Module 2

Throughout this module, we will introduce some basic terms and concepts within ethics and the applied branch of ethics known as environmental ethics. As we are examining the intersection of capitalism and environmentalism, we will also survey business ethics.


Warm-Up Exercise: Freddie & the Bunnies

To get you thinking about normative ethics, let's work on a moral scenario. Note that there are multiple solutions (depending upon how your frame ethics. The key take-away here is not the search for a singular or objective answer but a critical reflection on how well you have articulated your position AND you have supported your reasoning!


What are some of the competing perspectives as reflected in the moral scenario above?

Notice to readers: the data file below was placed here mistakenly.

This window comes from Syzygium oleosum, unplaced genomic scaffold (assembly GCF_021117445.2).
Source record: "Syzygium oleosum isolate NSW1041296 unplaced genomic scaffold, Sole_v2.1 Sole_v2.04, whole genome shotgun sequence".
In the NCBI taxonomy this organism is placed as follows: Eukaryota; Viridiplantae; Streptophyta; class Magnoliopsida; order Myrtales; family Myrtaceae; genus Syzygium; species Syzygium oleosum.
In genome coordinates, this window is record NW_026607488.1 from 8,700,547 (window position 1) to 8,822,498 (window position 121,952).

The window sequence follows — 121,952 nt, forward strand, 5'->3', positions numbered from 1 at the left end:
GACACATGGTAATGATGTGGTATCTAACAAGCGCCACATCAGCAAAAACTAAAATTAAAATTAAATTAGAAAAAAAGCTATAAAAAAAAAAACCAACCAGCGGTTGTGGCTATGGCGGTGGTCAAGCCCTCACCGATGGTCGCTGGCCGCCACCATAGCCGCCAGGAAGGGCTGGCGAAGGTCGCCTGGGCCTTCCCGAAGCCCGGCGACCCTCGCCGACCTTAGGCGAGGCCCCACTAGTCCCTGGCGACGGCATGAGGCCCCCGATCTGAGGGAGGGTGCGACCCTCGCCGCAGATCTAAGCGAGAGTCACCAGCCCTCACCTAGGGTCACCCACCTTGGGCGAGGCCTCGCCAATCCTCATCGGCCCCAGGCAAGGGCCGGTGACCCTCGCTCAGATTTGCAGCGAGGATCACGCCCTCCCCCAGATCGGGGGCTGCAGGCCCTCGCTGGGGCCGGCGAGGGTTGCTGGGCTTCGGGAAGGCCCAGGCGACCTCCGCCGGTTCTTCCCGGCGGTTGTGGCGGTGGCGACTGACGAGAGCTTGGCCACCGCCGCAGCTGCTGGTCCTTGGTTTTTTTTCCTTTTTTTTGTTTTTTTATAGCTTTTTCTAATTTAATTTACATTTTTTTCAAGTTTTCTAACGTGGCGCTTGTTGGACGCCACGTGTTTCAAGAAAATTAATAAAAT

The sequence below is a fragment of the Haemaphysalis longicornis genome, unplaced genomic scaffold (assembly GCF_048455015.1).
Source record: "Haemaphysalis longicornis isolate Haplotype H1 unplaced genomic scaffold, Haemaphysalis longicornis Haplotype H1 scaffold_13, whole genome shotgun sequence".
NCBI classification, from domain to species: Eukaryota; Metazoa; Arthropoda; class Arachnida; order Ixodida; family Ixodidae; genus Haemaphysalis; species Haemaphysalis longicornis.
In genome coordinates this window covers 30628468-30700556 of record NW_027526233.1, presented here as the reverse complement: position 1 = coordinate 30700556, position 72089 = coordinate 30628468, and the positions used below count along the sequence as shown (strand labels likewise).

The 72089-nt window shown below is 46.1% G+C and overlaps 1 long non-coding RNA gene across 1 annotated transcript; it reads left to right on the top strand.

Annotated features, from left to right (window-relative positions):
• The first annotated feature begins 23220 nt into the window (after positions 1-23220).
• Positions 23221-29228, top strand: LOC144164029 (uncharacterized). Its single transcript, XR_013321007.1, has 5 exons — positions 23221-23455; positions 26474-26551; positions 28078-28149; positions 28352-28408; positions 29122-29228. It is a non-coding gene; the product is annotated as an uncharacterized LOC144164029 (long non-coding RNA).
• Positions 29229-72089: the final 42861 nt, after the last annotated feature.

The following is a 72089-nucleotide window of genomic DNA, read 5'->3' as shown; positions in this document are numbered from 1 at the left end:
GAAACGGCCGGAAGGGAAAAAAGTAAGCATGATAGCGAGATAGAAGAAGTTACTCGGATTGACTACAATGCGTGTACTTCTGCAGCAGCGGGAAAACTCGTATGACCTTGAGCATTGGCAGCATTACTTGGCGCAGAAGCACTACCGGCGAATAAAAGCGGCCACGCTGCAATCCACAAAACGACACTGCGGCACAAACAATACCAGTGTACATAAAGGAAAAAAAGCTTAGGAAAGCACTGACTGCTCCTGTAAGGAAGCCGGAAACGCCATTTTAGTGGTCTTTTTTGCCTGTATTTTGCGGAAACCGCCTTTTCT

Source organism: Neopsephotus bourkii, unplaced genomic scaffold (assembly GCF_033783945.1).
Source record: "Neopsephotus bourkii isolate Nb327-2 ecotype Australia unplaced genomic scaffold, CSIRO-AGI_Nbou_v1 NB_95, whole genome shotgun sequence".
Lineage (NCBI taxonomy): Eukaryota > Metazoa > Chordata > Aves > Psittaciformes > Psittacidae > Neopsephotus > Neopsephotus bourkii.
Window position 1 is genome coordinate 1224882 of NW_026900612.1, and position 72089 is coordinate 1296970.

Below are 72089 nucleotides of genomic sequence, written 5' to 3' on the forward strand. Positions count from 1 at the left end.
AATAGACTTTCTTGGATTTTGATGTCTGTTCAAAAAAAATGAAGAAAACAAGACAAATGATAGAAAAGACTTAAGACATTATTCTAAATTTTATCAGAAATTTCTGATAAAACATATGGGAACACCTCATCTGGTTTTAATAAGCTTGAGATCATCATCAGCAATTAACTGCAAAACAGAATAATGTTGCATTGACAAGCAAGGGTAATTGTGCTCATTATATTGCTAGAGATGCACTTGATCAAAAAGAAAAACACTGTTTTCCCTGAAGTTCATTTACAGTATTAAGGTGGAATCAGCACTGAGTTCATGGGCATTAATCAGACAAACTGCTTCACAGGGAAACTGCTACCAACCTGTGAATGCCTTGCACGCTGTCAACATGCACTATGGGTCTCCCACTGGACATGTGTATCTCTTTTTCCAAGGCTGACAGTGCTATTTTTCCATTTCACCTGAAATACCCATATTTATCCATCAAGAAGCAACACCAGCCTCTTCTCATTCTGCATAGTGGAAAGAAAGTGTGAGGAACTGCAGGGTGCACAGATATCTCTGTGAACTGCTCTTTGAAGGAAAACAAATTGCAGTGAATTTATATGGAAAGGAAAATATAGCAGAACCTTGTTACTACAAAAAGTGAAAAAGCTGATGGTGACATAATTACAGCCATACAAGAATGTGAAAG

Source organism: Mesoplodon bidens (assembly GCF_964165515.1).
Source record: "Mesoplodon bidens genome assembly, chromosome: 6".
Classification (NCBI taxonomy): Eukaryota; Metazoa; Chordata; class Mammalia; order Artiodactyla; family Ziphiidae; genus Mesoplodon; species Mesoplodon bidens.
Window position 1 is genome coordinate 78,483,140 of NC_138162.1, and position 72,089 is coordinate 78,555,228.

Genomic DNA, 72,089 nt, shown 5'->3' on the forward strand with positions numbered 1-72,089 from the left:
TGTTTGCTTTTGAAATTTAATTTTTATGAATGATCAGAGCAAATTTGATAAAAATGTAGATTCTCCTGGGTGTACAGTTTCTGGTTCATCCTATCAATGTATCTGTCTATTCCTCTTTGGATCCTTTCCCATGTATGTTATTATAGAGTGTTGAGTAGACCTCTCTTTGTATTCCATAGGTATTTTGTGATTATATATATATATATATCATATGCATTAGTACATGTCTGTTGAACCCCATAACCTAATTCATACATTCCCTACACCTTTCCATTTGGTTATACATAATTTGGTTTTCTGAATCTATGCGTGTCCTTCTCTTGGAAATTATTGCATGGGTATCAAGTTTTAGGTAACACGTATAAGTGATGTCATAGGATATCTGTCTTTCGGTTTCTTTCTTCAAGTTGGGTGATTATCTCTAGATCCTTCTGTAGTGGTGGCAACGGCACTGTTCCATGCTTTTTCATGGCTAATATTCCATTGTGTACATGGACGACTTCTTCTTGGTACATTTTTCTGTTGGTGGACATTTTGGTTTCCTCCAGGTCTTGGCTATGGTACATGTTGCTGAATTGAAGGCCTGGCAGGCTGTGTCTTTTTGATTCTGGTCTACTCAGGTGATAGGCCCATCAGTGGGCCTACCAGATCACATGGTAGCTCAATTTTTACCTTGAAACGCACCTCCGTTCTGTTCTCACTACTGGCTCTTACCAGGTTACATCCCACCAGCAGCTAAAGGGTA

How might businesses use these same perspectives?

What is your perspective?


Interaction: Big Ag

"Big Ag," short for "Big Agriculture," is a term often used to refer to large-scale industrial agriculture, which involves the production of crops and livestock on a massive scale. Big Ag typically relies on modern technologies, extensive use of machinery, advanced genetics, and various inputs to maximize agricultural output.

Key Characteristics of Big Ag:

The Impact of Big Ag:

Consider GMOs:

Discussion Prompts:
  • Given the facts above, is Big Ag and its leveraging of GMOs morally permissible? Pick one normative theory we have discussed and discuss the moral permissibility of engineering food.
  • Do the health risks reported from GMOs outweigh the human need? Which normative theory are you employing to make sense of the issue?
  • Which threat should be given priority: the threat to the environment as posed through current Big Ag practices or the threat to the human population as posed through current Big Ag practices?